We look at how to add HTML 5 video to your website
The codec conundrum
When the < video > tag was first proposed in the HTML 5 draft specification, one key omission from the spec was which video (and audio) codecs would be natively supported by the browser. As a result, while there are several video codecs that can be used in conjunction with the < video > tag, browser makers are not obliged to support any one of them: It's entirely their choice which codecs to include support for.
The original plan involved specifying the Theora video and Vorbis audio codecs as a baseline that all browsers should be able to play, but this was dropped in favour of an approach where no specific codec was recommended. Instead, the WHATWG expressed a desire for a codec that could be used in an unencumbered fashion and had a better guarantee of patent indemnity than Theora/Vorbis offered at the time.
The change sparked criticism among developers and might well have been one of the motivating factors in Google's offer of the VP8 codec as another baseline codec candidate.
In the end, the following three codecs have emerged as the main contenders for < video > tag support: H.264, Theora and VP8.
Microsoft and Apple have been major proponents of the H.264 codec family, which has already been broadly implemented and supported - not just on the web, but in cameras, in Blu-ray discs, and many other media that need powerful, efficient compression.
What's contentious about H.264 is not the technology itself but the licencing. H.264's usage is governed by the MPEG LA group, which levies a sliding scale of fees for H.264 based on the intended use. That said, the vast majority of end users on the web might never pay anything for using H.264, for a couple of reasons.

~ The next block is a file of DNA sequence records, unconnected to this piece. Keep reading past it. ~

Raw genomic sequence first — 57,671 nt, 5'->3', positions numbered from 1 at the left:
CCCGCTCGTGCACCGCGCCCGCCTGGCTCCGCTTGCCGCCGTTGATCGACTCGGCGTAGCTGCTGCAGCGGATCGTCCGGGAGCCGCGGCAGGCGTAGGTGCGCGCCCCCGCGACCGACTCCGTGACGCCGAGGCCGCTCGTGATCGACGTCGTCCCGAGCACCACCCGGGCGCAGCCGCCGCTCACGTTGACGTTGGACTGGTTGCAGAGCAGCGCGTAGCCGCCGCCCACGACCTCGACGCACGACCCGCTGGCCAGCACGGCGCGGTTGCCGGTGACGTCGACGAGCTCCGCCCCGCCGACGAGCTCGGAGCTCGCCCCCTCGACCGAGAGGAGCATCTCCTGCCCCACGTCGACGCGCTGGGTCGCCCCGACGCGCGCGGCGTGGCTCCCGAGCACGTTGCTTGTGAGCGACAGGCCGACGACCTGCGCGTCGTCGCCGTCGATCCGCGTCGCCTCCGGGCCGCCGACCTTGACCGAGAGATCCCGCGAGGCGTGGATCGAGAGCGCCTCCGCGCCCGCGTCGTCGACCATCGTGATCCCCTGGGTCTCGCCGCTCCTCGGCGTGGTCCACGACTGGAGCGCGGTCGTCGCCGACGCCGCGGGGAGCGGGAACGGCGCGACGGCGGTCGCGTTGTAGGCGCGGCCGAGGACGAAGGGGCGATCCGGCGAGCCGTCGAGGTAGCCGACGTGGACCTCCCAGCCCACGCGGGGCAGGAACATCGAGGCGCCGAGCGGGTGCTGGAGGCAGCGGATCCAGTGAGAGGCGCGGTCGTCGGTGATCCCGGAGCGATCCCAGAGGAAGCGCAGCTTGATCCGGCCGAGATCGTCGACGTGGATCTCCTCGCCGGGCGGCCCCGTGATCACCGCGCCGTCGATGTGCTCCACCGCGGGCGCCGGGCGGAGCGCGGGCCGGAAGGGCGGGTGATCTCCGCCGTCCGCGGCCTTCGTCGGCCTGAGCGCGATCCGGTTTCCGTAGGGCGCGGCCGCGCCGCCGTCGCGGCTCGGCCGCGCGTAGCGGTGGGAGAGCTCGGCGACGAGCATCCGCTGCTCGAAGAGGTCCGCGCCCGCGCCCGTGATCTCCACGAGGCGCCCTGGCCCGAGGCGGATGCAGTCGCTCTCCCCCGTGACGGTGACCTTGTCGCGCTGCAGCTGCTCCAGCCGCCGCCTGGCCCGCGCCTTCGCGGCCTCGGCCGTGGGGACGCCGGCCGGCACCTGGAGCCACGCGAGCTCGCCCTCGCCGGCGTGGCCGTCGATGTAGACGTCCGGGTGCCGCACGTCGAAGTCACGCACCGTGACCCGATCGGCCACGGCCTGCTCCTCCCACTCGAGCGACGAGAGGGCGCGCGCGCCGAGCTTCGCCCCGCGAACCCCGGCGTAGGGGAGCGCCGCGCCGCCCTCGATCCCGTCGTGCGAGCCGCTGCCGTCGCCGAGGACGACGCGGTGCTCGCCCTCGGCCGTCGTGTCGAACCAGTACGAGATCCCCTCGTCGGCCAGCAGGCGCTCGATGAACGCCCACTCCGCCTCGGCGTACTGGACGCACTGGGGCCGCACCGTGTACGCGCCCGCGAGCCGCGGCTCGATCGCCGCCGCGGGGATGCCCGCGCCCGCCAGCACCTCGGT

First, the MPEG-LA has stated that for the next five years it will collect no royalties for H.264 web streams that are offered free to end users.
Second, in the cases where you're dealing with for-pay content, odds are that the usage fees have already been assumed by someone else. For example, if you're encoding stuff in Windows and uploading it to YouTube as a pay-per-view item, you pay no licencing fees for using H.264, because any costs that might be levied have already been assumed by (in this case) Microsoft and Google.
For additional information on this issue, Ed Bott of ZDNet has explained how H.264 licencing fees work and why it wouldn't be in the MPEG LA's interest to suddenly ratchet up licencing fees when the current free-to-stream provisions for web playback are up for revision in a few years. Florian Mueller's analysis is also interesting - he examines the MPEG LA licensing terms from the point of view of an opponent of software patents, noting that the MPEG LA's licencing scheme, while not an ideal arrangement, does serve a useful function in a world where software patents exist and must be acknowledged.
That said, companies like Mozilla have not been set at ease - for example, according to Mike Shaver, vice president of engineering at Mozilla, MPEG LA's licencing isn't flexible enough to make solid exceptions for free software. Mozilla has opted to support Theora/Vorbis directly in its Firefox browser (and will support WebM in Version 4.0), and it has no plans to add native H.264 support.
NEXT PAGE: Theora and VP8